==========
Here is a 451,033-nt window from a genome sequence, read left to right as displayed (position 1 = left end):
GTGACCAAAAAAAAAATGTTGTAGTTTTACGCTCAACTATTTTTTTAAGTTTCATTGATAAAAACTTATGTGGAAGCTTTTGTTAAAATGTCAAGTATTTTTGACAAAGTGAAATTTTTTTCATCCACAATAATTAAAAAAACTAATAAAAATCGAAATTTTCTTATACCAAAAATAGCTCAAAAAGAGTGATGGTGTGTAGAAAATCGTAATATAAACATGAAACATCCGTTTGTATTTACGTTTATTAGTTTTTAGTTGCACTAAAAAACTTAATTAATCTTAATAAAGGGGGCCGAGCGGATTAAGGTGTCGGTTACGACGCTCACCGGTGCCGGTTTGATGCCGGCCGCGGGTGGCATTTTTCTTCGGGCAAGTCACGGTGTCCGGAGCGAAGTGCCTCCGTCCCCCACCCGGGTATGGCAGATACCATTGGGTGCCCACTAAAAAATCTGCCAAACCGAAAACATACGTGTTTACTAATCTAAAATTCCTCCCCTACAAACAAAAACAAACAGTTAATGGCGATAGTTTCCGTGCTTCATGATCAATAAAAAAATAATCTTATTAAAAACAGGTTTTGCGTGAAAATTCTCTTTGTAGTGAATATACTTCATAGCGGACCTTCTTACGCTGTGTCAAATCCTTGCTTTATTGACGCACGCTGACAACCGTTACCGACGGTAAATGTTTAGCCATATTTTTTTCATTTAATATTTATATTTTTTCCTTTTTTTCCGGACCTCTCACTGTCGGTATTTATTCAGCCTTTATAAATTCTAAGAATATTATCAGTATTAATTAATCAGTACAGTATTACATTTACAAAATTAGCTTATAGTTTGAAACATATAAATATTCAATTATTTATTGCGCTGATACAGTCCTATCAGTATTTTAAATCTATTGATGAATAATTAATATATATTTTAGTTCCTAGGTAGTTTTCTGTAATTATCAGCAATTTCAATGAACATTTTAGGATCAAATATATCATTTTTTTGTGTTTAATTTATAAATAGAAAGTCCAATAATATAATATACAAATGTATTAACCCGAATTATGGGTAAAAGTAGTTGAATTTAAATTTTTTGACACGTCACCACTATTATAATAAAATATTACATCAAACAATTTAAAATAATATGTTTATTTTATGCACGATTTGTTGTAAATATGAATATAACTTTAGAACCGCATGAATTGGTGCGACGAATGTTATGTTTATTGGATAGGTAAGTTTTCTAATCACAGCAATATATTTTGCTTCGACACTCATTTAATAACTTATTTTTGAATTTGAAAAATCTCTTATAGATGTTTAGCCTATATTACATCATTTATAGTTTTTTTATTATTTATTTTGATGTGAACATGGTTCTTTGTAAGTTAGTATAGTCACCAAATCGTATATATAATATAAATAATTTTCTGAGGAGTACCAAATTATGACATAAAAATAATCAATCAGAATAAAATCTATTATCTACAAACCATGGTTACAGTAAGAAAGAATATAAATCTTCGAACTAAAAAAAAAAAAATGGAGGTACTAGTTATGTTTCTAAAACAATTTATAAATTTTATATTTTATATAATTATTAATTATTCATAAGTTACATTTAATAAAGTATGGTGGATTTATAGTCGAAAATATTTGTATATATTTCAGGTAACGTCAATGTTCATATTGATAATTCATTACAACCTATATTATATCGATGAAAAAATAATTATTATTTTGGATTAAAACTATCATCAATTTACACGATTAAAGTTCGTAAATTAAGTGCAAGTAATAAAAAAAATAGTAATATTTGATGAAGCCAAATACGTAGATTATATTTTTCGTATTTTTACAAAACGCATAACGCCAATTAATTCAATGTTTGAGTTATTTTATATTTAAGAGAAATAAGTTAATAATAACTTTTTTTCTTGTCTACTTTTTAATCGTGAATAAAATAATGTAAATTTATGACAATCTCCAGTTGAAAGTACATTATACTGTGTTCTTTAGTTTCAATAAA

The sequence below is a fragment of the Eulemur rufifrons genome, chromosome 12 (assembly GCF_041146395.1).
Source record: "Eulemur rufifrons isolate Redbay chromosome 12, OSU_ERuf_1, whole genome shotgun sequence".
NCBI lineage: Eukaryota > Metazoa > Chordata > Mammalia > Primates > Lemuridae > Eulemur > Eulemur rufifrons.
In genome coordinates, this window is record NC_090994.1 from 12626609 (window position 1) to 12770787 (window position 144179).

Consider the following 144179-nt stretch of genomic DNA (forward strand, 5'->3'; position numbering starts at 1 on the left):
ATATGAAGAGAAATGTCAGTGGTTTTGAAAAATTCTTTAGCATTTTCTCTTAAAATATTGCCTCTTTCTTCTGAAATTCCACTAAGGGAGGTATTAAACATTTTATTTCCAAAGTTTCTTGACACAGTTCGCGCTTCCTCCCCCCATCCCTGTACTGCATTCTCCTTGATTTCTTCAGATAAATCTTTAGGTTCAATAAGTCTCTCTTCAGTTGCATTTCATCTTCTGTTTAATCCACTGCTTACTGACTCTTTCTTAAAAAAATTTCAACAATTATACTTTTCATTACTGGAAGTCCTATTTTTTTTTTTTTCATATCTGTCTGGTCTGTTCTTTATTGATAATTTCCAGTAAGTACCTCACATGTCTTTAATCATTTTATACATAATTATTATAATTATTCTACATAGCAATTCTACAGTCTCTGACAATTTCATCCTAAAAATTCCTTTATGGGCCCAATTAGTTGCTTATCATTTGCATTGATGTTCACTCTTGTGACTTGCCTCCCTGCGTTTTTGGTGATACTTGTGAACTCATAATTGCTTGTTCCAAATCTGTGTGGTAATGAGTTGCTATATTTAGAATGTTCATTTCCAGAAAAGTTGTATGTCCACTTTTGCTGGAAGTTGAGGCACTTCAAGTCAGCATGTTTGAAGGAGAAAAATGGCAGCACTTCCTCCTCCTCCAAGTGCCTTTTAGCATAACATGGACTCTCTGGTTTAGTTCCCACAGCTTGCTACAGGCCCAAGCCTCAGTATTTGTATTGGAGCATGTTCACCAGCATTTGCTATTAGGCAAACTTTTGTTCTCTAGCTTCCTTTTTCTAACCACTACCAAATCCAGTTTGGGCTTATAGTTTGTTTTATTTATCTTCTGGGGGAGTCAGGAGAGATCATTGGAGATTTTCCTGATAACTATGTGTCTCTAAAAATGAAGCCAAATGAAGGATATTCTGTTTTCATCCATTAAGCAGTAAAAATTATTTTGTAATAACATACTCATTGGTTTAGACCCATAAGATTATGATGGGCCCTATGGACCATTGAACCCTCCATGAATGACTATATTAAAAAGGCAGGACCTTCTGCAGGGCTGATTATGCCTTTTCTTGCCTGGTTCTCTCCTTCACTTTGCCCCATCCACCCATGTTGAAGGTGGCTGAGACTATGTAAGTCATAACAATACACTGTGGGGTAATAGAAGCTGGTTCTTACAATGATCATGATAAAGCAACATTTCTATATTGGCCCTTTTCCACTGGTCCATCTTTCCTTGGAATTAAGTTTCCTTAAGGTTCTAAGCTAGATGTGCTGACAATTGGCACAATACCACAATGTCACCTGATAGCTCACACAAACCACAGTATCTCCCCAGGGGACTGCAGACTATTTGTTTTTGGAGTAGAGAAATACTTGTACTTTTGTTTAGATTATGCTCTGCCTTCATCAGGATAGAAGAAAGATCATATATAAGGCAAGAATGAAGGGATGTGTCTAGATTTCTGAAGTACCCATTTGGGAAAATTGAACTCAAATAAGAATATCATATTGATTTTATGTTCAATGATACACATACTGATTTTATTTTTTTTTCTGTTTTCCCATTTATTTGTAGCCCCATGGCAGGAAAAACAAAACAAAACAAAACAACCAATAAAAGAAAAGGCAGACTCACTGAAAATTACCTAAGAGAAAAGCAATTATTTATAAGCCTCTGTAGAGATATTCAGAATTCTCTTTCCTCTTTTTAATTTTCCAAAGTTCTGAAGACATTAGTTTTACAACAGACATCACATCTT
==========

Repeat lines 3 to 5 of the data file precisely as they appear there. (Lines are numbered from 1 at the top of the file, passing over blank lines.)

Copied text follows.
The sequence below is a fragment of the Eulemur rufifrons genome, chromosome 12 (assembly GCF_041146395.1).
Source record: "Eulemur rufifrons isolate Redbay chromosome 12, OSU_ERuf_1, whole genome shotgun sequence".
NCBI lineage: Eukaryota > Metazoa > Chordata > Mammalia > Primates > Lemuridae > Eulemur > Eulemur rufifrons.